The American Antiquarian Society isn’t a destination that rolls off the tongue of most Americans. In fact, aside from scholars, I doubt that many Americans, even genealogists, are aware of the society’s existence.
That, in itself, is a travesty, given that the American Antiquarian Society was founded in 1812!
Therefore, today, I’d like to share a bit about the history and resources of what I believe is the oldest NATIONAL American historical society.
The AAS, as it is often called, is located at 185 Salisbury Street in Worcester, Massachusetts. It was founded by a Revolutionary War patriot and printer, Isaiah Thomas.
The main calling of the AAS is as a national research library, focused on American history and culture, up until the centennial of the United States – 1876.
However, don’t think that there is nothing of interest to genealogists who are not scholars because history AND culture are the very fabrics of our lives. No one lives in a vacuum.
How large is the AAS collection? Well, according to the orientation film which I viewed online, 4,000,000 items fill 25 MILES of shelves!
I would love to visit the American Antiquarian Society, but Tucson isn’t exactly near Worcester. Therefore, I browsed the website to see what resources are available online that would interest me in terms of family history and genealogical research.
First, I have to state that serious scholars would no doubt need in person visits to accomplish their academic goals.
On the other hand, those of us who want to learn more about American social history and culture can benefit from AAS’s online offerings.
AAS has been in the forefront of digitization of books and items to be posted online and the collection is extensive. AAS houses everything form newspapers and magazines to books, sheet music, valentines, board games and playing cards. In other words, it provides many ways to understand what our ancestors’ daily lives were all about.
The home page is constantly changing, introducing visitors to upcoming programs and exhibitions.
There are two ways to learn about online resources. First, look at the tabs in the blue border near the top of the screen. Third choice form the right is DIGITAL AAS.
A new page opens and here is a partial view of the list:
A complete list of the online collections can be browsed from the Digital Resources, A-Z option at the top of the page.
Additional choices include these categories:
At AAS/By Subscription
K-12 Digital Resources
Social Media and
Digital Humanities Projects Using AAS Materials (DH Projects)
Those are a lot of options to browse!
My first visit was to the K-12 Digital Resources. Many readers might skip it, thinking school materials will be too basic, especially with the wide K-12 range. Not so. How many of us are experts or even would consider ourselves VERY knowledgeable about The News Media and the Making of America, 1730-1865 or The Letters of Abigail Adams? Those are two of the sets of educational materials.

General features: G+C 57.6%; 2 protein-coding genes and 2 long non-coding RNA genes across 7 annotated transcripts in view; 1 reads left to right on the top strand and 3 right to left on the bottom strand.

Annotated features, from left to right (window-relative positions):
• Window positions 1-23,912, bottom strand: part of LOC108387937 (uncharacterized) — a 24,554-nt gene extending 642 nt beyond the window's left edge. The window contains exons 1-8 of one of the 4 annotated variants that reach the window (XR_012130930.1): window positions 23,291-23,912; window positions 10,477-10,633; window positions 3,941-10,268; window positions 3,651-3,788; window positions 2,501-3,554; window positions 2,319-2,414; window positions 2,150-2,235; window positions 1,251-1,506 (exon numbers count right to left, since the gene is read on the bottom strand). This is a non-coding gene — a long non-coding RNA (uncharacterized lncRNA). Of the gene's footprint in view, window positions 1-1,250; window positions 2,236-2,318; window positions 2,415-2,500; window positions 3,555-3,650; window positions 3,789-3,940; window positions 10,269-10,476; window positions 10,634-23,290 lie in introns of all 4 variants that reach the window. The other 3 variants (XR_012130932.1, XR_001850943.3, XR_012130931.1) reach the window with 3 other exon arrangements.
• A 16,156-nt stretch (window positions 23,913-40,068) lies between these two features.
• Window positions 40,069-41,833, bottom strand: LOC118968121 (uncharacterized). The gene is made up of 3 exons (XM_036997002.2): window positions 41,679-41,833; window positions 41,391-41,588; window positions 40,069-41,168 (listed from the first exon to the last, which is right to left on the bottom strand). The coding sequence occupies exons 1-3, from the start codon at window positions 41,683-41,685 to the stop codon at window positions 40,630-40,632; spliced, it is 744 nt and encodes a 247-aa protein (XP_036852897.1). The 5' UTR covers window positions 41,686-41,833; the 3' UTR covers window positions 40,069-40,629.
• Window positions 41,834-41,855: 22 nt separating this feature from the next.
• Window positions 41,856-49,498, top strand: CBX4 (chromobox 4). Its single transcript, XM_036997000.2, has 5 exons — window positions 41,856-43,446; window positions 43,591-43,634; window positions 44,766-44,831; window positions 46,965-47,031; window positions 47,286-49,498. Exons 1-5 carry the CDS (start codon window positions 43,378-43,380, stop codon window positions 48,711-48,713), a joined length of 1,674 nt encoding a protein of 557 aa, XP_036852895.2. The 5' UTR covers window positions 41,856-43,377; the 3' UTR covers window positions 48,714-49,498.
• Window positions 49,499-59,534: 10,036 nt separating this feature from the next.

Do you have an ancestor who attended the Tuskegee Institute in Alabama? AAS has an online collection of 56 photographs of life there between 1890-1915.
Next, I took a look at Open-Access, which is an inventory of its digital images which can be accessed online. Items are categorized, with the first being an Ambrotype photo collection, with most subjects identified by name. Oh, would I love to find one of my ancestors there!
Lastly, I wanted to see what was offered in Research Guides. There are four collections here – African-American Resources, Architectural Resources, Indigenous Peoples Resources and Judaic Resources available at the society.
That’s just a quick overview, as I wanted to give you a sense of the types of works to be found online.
The second way to view online offerings is by clicking on the JOIN US ONLINE tab near the bottom of the home page. A new page provides three new categories – Virtual Programs, Virtual Book Talks and Webinars. All are free to view and are housed on YouTube. It is possible to attend events live, but advance (free) registration is required.
If you choose Virtual Programs, a list of ten upcoming or recent programs comes up. Be sure to scroll down to the bottom of the list, where there is another link to PREVIOUS PROGRAMS, which can be viewed on YouTube.
Here are some of the topics:
Rescued from Oblivion: Historical Cultures in the Early United States
Boneyarn: A Poetry Reading and Discussion about Slavery in New York City
How Baseball Happened: A Conversation with Thomas Gilbert
Before COVID: Illness in Everyday Life in Early New England
Cultivated by Hand: Amateur Musicians in the Early American Republic
My Name is ʻŌpūkahaʻia: A Performance and Discussion Panel Commemorating the First Missionaries to Hawaiʻi
Frontier Rebels: The Fight for Independence in the American West, 1765-1776
As you can see, there are a wide variety of topics and these represent just a small sampling.
The American Antiquarian Society is a true GeneaGem that provides us all with glimpses into the past lives of our ancestors.